Category Archives: Philosophy

The Tragic Sense

In literature or drama the tragic situation is one in which the protagonist suffers some great hardship, occasionally as the result of personal shortcomings, but very often due to circumstances beyond the individual’s control. Tragedy is not possible where nobility … Continue reading

Posted in Art and Culture, George Orwell, Literature, Philosophy, Roger Scruton

Footnotes and Addenda

I was reminded of a line from C. S. Lewis’ memoir Surprised by Joy in which he says: “The surest means of disarming an anger or a lust was to turn your attention from the girl or the insult and … Continue reading

Posted in George Orwell, Literature, Philosophy, Politics, Stoicism

Pliny and Suicide

“I have suffered the heaviest loss…. Cornelius Rufus is dead; and dead, too, by his own hand!”–Pliny the Younger, Letter VIII Among the Roman pagans suicide was seen as a permissible exit, especially if age, disease or dishonor seemed to … Continue reading

Posted in Philosophy

Cosmic Meaning

Adam Kirsch’s essay “Our Quest for Meaning in the Heavens” eloquently sums up humanity’s changing view of the universe. For much of our history the realm beyond the earth was populated by gods or angels. The 19th Psalm comes to … Continue reading

Posted in Philosophy

Secondhand Meditations

In a recent essay Theodore Dalrymple chronicles the decline of cigarette smoking. Although a couple generations behind him, I saw plenty of ashtrays growing up. Some offices still permitted smoking while I worked summers as a college student. Although I … Continue reading

Posted in Art and Culture, H. G. Wells, Literature, Philosophy, Politics

Love of Wisdom and Gnosis Contrasted

“The consequence of your thoughts should avoid vain and random fancies….”—Marcus Aurelius, Meditations (III.4) In my previous notes I discussed Eric Voegelin’s treatment of modern ideologies, which can be succinctly described as escapist anti-philosophies. It happens that I have also … Continue reading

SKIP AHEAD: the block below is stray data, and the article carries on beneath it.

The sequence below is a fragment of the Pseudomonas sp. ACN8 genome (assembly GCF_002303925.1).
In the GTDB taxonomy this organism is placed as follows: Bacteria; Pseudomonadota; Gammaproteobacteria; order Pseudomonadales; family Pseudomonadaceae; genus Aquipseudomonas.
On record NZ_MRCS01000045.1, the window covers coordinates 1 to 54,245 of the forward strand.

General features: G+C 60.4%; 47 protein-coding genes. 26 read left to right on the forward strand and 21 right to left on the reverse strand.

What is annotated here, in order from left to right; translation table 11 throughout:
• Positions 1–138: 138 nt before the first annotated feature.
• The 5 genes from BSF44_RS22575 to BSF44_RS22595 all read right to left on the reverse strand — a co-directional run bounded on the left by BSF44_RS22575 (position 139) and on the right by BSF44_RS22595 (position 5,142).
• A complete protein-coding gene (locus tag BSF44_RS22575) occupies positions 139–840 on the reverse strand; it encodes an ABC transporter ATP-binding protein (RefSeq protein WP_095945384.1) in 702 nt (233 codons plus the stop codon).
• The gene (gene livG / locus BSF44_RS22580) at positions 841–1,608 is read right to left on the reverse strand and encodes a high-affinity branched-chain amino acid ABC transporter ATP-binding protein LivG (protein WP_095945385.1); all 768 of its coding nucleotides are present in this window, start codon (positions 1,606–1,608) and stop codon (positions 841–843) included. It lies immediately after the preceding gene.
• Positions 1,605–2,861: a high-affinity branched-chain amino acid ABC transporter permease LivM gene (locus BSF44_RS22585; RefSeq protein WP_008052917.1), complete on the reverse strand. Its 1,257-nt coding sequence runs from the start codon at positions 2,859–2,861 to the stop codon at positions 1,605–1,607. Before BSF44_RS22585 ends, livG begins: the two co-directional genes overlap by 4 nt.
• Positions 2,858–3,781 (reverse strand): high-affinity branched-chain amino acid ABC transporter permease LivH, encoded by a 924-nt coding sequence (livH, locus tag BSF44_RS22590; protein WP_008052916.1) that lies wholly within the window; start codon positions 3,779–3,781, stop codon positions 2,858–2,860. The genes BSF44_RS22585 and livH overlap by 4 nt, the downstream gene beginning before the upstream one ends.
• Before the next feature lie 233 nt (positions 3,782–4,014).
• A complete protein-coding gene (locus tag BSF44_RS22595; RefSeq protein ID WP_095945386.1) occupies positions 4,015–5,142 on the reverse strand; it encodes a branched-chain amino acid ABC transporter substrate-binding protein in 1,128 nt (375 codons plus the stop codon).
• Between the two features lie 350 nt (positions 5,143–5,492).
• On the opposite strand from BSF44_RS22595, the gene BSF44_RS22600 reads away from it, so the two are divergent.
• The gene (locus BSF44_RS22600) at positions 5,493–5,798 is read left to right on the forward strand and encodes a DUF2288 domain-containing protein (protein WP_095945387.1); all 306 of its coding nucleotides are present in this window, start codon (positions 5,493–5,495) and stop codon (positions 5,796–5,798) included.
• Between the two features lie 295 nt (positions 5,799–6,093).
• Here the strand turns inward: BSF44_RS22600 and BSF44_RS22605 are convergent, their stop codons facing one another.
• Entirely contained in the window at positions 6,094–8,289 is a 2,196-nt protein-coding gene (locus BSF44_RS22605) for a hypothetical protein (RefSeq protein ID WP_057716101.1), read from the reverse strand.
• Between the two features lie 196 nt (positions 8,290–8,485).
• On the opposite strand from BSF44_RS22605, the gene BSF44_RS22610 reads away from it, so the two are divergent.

Posted in Eric Voegelin, Philosophy, Stoicism

Knowledge and Superstition in Politics

Eric Voegelin’s concise volume, Science, Politics and Gnosticism (1968), is currently at the top of my reading pile. Readers familiar with the philosopher will recall that a key aspect of his historical analysis is the growth and spread of “gnostic” … Continue reading

Posted in Eric Voegelin, History, Philosophy, Politics

Idle Solitude

“[I]n solitude we have our dreams to ourselves, and in company we agree to dream in concert. The end sought in both is forgetfulness of ourselves.”—Samuel Johnson, Idler, No. 32 Recently I had been plagued by either having too much … Continue reading

Posted in Philosophy, Samuel Johnson, Stoicism

Theatre of the Absurd

The fantasy of the world as presented in the Theatre of the Absurd… also says something… revealing the meaning that lies embedded in meaninglessness, the order underlying confusion, the indestructible love at the heart of the holocaust of hate, the … Continue reading

Posted in Philosophy, Politics, Religion

Bigger Than Politics

“Envisioning the possibility of a good government is a dangerous illusion, and, indeed, virtually ensures the installation of a bad one. When has the overthrowing of a government installed a better one in its place?”—Malcolm Muggeridge As a postscript to … Continue reading

Posted in Philosophy, Politics, Religion